So my question to you is: How do you get clients to accept such an expensive proposition??? :)

Let me ask you a question smallaxe. Where do you think "dirt" as you call it, comes from?

Rick13
10-30-2012, 08:41 PM
How?

I explain that this is something their yard needs. Most people want to have a better yard than their neighbors. And if you can show them "good results", then they will pay for it.

And most people know if it's organic....then its usually good.

People will pay more of chickens that aren't kept in cages. They will pay more for beef if it's natural fed. And the same goes of spreading "organic" compost....its better for the environment...and some people it's a huge deal.

But I think most people like the thought of trying to do their part in keeping the Earth healthy.

But if the organic compost didn't work or show good results....then people wouldn't buy it.

In the car business....they say, "There's an ass for every seat". Meaning...even though that car is over priced, if you find that right person, they will buy it, no matter what. But it's finding that right person.

Organic compost spreading is not for everyone one, but if you get a few...for me, it's worth it!

Smallaxe
10-31-2012, 06:15 AM
Let me ask you a question smallaxe. Where do you think "dirt" as you call it, comes from?

For me , the term "dirt" is the mineral soil that is made up of pulverized rock... usually 'subsoils' qualify for this term becuz they are strictly parent material w/out any OM that would be sufficient to call it "soil"...

Soil, by my terminology, means a pleasant blend of mineral material that is structured and bonded together by enough OM to be noticable...

Compost, is simply decayed organic matter... whether itis leaves and twigs, whether it is grass and pumpkins, or manure and wood chips,,, organic matter is always decaying becuz the earth is filled with decomposers...

Whatever elements were gathered together by the original plants, are now part of your composted material... but that is not the important part... the important part is what the compost does for the 'soil' that people use to grow grass on...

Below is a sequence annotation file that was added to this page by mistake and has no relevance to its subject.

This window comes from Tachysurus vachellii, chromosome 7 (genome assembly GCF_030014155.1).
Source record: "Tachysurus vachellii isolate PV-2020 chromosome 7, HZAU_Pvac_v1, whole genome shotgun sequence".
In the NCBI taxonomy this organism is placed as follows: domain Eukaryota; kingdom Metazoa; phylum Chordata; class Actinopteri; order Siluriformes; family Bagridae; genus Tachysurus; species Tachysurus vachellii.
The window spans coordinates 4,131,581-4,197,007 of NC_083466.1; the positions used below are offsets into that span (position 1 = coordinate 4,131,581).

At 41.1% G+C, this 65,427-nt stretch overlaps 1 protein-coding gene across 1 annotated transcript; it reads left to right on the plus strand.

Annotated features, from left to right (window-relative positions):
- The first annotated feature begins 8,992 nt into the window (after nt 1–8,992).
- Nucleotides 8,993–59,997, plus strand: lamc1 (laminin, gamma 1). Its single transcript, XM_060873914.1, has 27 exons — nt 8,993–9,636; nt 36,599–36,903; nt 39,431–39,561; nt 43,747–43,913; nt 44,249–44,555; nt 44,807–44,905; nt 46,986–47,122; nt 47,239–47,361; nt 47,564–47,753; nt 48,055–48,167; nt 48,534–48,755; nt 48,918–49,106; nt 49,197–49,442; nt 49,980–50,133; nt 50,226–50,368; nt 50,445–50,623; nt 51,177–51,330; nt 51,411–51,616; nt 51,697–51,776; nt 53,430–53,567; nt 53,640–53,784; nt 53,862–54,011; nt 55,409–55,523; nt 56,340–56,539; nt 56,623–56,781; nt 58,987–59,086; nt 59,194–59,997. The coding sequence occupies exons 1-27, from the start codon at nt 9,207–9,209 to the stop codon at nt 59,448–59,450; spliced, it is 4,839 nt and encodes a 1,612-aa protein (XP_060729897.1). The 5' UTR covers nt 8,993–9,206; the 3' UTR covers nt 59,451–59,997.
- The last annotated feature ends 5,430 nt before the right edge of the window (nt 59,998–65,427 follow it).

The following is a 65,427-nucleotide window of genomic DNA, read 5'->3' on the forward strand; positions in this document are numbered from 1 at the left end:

The more that the ground resembles dirt, the more compost is needed to make it soil...that is why mulch mowing grass and leaves into the turf is just a standard routine for the knowledgeable LCO...

At least that is how I see the 'bio' sciences in my little world,,, and a deeper discussion on the topic is always welcome... :)

Cadzilla
10-31-2012, 11:58 AM
My simple explanation and understanding is that topsoil is aged compost and the dirt you speak of is subsoil.

The random nature of composted materials is no different than the random makeup and nature of any particular topsoil one would spread so I'm not sure what you mean when you talk about different soils building up over time.

Now I do deal with soil interfacing when sod is used but thats generally because there was no topsoil and it was planted over subsoil causing issues.

The microbial activity is different in composted materials well before they turn into a topsoil type material so in that sense youd probably see benefit from that.

Smallaxe
10-31-2012, 12:43 PM
My simple explanation and understanding is that topsoil is aged compost and the dirt you speak of is subsoil.

The random nature of composted materials is no different than the random makeup and nature of any particular topsoil one would spread so I'm not sure what you mean when you talk about different soils building up over time.

Now I do deal with soil interfacing when sod is used but thats generally because there was no topsoil and it was planted over subsoil causing issues.

The microbial activity is different in composted materials well before they turn into a topsoil type material so in that sense youd probably see benefit from that.

Topsoil is not aged compost... topsoil has mineral components that are permanent parts of the soil,,, such as sand and clay... they do not reduce in size until they are virtually nonexistant as compost does...

That is why, when you add topsoil year after year the elevation will rise... when you add compost year after year the ground level stays the same... the soil is enriched with OM and dirt is just mineral particles w/out OM...

I hope my comments make more sense this time... :)